Leviticus (Greek: Λευιτικός, "relating to the Levites") or Wayiqra (Hebrew: ויקרא‎, literally "and he called", Modern Hebrew: Vayikra) is the third book of the Hebrew Bible, and the third of five books of the Torah (or Pentateuch).

Leviticus contains laws and priestly rituals, but in a wider sense is about the working out of God's covenant with Israel set out in Genesis and Exodus—what is seen in the Torah as the consequences of entering into a special relationship with God (specifically, Yahweh). These consequences are set out in terms of community relationships and behaviour.

The first 16 chapters and the last chapter make up the Priestly Code, with rules for ritual cleanliness, sin-offerings, and the Day of Atonement, including Chapter 12, which mandates male circumcision. Chapters 17–26 contain the Holiness Code, including the injunction in chapter 19 to "love one's neighbor as oneself" (the Great Commandment). The book is largely concerned with "abominations", largely dietary and sexual restrictions. The rules are generally addressed to the Israelites, except for several prohibitions applied equally to "the strangers that sojourn in Israel."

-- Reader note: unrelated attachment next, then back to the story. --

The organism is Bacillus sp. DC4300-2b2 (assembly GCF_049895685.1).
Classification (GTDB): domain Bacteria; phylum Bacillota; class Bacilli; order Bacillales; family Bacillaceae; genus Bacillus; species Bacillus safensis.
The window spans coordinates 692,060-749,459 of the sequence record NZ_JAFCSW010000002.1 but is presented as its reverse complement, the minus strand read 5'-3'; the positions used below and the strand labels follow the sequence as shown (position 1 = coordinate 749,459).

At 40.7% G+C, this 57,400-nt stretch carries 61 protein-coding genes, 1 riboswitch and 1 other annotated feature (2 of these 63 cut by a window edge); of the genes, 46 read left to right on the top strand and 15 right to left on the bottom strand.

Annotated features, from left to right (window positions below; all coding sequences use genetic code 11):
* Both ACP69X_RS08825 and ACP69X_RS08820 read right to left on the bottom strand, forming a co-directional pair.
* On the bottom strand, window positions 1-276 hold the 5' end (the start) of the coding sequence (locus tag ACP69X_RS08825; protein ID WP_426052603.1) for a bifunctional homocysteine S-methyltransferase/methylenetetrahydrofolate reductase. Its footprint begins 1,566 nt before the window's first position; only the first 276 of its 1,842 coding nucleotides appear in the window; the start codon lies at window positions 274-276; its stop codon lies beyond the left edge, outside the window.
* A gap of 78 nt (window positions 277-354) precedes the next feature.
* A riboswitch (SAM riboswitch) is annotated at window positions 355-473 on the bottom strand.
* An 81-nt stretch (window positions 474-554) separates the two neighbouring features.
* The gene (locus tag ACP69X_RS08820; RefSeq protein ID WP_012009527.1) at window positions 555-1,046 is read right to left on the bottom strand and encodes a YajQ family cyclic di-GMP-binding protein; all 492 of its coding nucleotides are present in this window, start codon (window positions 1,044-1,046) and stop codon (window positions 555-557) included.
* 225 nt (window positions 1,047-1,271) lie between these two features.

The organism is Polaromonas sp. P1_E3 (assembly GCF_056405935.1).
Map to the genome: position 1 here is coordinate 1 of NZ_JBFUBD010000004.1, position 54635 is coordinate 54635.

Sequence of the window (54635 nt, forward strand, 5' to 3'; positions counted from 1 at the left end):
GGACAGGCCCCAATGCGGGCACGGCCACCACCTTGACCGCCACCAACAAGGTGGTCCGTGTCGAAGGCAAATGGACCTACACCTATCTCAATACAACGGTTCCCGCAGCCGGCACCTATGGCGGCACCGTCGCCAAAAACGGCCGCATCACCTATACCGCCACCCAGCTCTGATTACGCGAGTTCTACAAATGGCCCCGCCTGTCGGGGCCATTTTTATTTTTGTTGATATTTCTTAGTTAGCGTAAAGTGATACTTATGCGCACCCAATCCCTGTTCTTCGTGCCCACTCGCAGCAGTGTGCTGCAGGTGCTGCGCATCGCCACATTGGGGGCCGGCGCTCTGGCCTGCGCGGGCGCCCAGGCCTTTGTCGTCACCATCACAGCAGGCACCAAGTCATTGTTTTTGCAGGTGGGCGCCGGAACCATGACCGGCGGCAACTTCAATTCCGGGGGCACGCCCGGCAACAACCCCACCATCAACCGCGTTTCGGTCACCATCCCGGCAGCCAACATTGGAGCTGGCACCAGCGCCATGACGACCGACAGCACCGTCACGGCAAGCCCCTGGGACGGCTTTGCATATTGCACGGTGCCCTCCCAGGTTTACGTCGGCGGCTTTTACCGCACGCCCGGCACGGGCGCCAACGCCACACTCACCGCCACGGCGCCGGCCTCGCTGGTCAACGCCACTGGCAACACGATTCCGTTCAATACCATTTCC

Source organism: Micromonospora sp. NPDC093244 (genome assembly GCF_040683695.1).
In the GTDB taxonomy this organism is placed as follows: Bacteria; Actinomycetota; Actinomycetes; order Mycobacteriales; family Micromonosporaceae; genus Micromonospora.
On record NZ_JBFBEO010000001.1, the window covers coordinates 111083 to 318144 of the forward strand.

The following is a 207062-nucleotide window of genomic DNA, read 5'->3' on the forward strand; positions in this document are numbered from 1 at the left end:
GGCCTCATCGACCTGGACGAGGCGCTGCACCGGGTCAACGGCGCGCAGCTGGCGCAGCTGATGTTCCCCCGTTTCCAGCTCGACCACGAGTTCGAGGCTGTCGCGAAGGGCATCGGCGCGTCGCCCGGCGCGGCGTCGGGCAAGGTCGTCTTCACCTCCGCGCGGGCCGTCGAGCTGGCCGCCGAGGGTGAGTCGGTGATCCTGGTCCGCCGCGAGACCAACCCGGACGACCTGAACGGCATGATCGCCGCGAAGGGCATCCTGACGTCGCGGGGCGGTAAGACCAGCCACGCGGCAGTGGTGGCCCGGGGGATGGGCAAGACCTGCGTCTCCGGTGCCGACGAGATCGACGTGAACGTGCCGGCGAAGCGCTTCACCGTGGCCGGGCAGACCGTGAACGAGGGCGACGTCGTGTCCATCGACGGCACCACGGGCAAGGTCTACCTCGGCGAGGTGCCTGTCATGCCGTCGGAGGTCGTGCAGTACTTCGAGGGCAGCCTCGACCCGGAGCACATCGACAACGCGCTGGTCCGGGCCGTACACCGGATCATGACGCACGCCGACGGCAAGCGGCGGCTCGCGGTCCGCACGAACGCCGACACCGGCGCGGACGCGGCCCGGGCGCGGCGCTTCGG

According to Jewish and Christian tradition, God dictated the Book of Leviticus to Moses as He did the other books of the Bible. Modern scholarship sees it as a product of the Priestly source and the 5th century BCE.